Employment selection processes and public policies therefore need to consider the complexity of the barriers faced by those with psychosocial and invisible disabilities. To understand the reality of the autistic population in the job market, especially the black and favela-inhabiting autistic population who face even greater levels of marginalization, it is vital that employers properly take into account intersectionality: the fact that a person with disabilities who also has a non-binary gender or belongs to an ethnic minority lives an experience which interacts with both their disability and broader societal processes such as employment. In a society ruled by systems of domination of certain groups over others, this can generate additional forms of oppression and inequality for these groups compared to people with disabilities who have other favoured characteristics (such as being white and male) when accessing the same systems and processes in society.
As an autistic woman from a favela, my experience with the job market has always been an uphill struggle because the selection processes are designed for neurotypical people, who generally are at ease with oral communication normative social skills, while the specific communication styles of autistic and neurodiverse people are not considered. My work with the Black Lives with Disabilities Matter Movement (Vidas Negras com Deficiência in Portuguese), a movement that focuses on race and disability which I founded with other black, disabled activists in Brazil in 2020, has helped me to understand that these selective processes were built to prioritize white and non-disabled bodies. In some selection processes, for example, I performed well until I had to deal with questions that required neurotypical social dynamics that as an autistic person I obviously did not fully understand, meaning in the end I was rejected. Over the years, this gradually instilled in me the belief that I would fail these tests before I even tried.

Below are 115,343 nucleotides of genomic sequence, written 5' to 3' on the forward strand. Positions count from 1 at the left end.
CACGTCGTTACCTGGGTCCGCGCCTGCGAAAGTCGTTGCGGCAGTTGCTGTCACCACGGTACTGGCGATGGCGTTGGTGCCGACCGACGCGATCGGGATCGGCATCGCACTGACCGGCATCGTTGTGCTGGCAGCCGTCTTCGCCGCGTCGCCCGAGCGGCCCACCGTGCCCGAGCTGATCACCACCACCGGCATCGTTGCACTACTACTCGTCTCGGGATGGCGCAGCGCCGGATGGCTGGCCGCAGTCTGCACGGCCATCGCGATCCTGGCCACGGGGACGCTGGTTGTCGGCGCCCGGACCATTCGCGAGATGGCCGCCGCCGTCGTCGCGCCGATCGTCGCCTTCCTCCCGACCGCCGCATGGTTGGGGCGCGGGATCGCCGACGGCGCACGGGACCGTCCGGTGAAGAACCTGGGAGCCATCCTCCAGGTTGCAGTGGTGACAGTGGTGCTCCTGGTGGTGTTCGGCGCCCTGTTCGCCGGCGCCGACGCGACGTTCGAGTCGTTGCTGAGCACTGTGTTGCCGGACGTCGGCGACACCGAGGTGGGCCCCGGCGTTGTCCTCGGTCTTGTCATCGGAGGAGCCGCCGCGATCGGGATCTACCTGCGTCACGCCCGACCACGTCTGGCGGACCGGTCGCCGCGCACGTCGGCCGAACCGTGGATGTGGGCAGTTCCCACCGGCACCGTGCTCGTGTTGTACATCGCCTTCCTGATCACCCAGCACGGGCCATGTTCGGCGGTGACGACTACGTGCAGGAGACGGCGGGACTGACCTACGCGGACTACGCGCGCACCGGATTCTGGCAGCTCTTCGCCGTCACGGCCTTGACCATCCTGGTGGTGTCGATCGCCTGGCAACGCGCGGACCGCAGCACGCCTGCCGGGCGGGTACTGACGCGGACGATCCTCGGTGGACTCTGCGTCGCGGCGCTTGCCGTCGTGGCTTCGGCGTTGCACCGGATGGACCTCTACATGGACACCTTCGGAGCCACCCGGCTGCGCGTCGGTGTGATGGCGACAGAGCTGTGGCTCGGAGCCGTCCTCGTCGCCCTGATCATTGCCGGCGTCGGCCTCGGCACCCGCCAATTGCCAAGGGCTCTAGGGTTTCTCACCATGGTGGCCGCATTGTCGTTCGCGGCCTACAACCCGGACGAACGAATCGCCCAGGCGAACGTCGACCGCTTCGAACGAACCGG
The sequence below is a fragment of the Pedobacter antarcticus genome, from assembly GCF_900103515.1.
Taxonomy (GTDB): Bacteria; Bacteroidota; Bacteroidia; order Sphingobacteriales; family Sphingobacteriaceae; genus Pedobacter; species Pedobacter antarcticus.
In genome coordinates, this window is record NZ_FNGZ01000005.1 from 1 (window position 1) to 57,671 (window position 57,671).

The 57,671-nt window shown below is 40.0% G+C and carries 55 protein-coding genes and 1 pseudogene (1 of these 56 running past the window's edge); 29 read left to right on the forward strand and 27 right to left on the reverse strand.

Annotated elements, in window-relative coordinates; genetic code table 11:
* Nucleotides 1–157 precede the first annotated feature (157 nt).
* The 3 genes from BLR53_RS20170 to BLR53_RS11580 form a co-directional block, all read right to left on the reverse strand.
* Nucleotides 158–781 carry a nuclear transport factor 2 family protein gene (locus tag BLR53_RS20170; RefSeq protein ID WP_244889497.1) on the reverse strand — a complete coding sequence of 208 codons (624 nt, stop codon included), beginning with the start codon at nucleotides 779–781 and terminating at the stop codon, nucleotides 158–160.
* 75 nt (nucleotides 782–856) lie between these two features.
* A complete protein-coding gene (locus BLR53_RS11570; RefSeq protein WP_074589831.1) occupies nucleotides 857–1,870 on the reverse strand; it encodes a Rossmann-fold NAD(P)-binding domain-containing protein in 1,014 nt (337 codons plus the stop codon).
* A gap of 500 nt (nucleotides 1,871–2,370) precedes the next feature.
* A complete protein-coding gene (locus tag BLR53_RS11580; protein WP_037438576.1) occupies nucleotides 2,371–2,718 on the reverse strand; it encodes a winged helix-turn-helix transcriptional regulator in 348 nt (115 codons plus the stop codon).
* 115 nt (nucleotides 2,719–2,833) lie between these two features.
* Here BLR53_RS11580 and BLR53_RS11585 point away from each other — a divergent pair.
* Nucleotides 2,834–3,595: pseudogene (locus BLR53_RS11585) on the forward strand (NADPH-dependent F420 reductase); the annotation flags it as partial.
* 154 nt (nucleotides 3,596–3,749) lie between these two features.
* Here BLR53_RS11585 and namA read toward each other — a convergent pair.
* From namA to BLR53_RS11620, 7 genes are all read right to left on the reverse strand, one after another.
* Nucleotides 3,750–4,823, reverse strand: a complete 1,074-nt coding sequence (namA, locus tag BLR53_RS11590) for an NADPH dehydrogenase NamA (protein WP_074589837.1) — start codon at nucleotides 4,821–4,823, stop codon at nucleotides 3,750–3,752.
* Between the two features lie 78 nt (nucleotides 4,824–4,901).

The need to fight for the rights of people with disabilities in the labour market is more urgent than ever, given that our continued position on the sidelines of these recruitment processes further entrenches our position on the margins of society. In particular, we must rethink the myth of the ‘good’ worker, who channels all their time and energy single-mindedly into their work. When applied to autistic people, this conception can prove toxic as we need adjustments, such as shorter working hours, that do not align with this ‘all or nothing’ approach.
Assisted work offers a more progressive alternative for people who require a high level of support to enter the job market. This model aims to identify the barriers faced by people in relation to the role they need to perform and provides an additional support person so that people with a disability and their work are not jeopardized. Supported work has been championed by the Down Syndrome Movement, which has realized several successful projects through inclusive technical trainings. However, more needs to be done to ensure that the most marginalized in Brazilian society, including the black and favela-dwelling disabled population, are also able to access such opportunities. Our fight for rights needs to move beyond the political arena and place access to work at the centre of the debate: only by challenging negative stereotypes and putting affirmative policies in place can we promote a fairer and more inclusive society, not only for autistic people but for all.
Photo: Members of Vidas Negras com Deficiência Importam meeting. April 2022.